|Order, philosophy: order is the division of a subject area by distinctions or the highlighting of certain differences as opposed to other differences. The resulting order can be one-dimensional or multi-dimensional, i.e. linear or spatial. Examples are family trees, lexicons, lists, alphabets. It may be that only an order makes certain characteristics visible, e.g. contour lines. Ordering spaces may be more than three-dimensional, e.g. in the attribution of temperatures to color-determined objects. See also conceptual space, hierarchies, distinctness, indistinguishability, stratification, identification, individuation, specification._____________Annotation: The above characterizations of concepts are neither definitions nor exhausting presentations of problems related to them. Instead, they are intended to give a short introduction to the contributions below. – Lexicon of Arguments. |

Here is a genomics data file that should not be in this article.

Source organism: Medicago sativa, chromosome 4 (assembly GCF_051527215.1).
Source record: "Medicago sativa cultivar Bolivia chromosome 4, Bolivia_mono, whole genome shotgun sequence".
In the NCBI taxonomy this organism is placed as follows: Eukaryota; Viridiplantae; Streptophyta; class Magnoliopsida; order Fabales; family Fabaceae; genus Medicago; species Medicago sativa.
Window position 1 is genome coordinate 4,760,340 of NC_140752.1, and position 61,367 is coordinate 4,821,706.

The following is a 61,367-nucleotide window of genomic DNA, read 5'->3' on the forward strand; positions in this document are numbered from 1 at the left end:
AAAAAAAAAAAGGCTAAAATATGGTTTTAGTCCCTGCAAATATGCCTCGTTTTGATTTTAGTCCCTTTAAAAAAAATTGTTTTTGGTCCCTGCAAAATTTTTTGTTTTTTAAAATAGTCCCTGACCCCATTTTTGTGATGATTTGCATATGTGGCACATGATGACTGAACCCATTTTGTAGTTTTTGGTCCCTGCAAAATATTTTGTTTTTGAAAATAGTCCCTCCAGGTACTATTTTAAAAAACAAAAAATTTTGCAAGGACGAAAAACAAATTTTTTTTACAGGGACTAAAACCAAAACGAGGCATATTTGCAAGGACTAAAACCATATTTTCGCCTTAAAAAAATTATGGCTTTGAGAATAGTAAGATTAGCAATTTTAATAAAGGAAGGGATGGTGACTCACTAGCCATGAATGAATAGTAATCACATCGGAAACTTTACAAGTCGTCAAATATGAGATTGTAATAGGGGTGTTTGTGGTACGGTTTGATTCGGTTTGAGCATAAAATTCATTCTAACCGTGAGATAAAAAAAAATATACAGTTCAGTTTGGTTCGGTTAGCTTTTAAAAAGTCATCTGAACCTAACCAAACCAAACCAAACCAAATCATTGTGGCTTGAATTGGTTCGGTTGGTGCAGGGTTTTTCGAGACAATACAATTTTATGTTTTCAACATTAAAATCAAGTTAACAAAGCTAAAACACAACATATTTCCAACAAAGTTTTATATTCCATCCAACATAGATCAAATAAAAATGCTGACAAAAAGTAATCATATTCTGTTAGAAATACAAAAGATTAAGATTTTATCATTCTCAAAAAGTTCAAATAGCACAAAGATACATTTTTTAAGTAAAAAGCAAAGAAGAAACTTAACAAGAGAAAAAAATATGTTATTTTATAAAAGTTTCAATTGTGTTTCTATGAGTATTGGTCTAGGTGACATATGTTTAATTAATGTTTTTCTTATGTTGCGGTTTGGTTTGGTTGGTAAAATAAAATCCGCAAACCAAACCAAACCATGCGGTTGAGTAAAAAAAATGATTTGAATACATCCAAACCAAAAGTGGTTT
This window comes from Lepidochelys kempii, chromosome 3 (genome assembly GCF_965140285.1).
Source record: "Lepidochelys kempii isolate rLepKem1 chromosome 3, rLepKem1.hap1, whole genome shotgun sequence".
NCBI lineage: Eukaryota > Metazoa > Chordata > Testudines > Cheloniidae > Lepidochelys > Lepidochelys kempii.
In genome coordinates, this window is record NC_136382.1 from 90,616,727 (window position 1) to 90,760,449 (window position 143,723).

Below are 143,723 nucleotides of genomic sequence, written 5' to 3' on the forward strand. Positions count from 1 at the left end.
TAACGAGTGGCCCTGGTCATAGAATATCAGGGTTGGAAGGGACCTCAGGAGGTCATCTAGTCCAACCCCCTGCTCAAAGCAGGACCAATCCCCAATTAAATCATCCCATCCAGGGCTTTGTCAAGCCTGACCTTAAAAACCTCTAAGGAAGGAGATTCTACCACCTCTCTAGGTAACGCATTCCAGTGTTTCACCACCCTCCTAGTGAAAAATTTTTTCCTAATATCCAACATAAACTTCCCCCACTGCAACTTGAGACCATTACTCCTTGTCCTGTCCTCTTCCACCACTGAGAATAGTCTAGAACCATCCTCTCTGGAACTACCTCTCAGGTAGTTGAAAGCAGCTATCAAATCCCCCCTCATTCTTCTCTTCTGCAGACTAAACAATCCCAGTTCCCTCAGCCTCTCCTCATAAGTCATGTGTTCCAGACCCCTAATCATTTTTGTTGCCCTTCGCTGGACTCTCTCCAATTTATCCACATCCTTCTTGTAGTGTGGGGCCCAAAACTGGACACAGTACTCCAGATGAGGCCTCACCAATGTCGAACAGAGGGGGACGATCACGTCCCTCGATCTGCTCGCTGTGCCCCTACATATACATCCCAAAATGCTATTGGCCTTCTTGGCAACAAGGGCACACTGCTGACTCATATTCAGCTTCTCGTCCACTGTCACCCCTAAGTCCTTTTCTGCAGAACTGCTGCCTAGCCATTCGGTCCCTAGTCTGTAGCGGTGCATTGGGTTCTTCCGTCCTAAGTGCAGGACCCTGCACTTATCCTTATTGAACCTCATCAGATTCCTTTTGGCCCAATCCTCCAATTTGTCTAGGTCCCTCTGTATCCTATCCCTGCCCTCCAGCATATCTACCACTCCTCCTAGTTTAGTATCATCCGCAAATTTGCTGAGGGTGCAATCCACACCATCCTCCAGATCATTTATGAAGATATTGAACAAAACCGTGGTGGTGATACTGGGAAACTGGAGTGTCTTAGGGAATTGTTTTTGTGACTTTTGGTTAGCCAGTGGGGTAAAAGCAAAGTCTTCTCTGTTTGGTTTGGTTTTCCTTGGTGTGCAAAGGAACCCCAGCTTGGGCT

Norbert Wiener on Order - Dictionary of Arguments
Order/Wiener: the more likely a schema type is, the less order it contains, because order is (...) a lack of coincidence. The usual measure of the degree of order of a schema group selected from a larger group is the negative logarithm of the probability of the smaller group, if we assume the probability of the larger group equal to one.
The positive logarithm of probability is the measure of disorder._____________Explanation of symbols: Roman numerals indicate the source, arabic numerals indicate the page number. The corresponding books are indicated on the right hand side. ((s)…): Comment by the sender of the contribution. Translations: Dictionary of Arguments The note [Concept/Author], [Author1]Vs[Author2] or [Author]Vs[term] resp. "problem:"/"solution:", "old:"/"new:" and "thesis:" is an addition from the Dictionary of Arguments. If a German edition is specified, the page numbers refer to this edition.
Cybernetics, Second Edition: or the Control and Communication in the Animal and the Machine Cambridge, MA 1965
The Human Use of Human Beings (Cybernetics and Society), Boston 1952
Mensch und Menschmaschine Frankfurt/M. 1952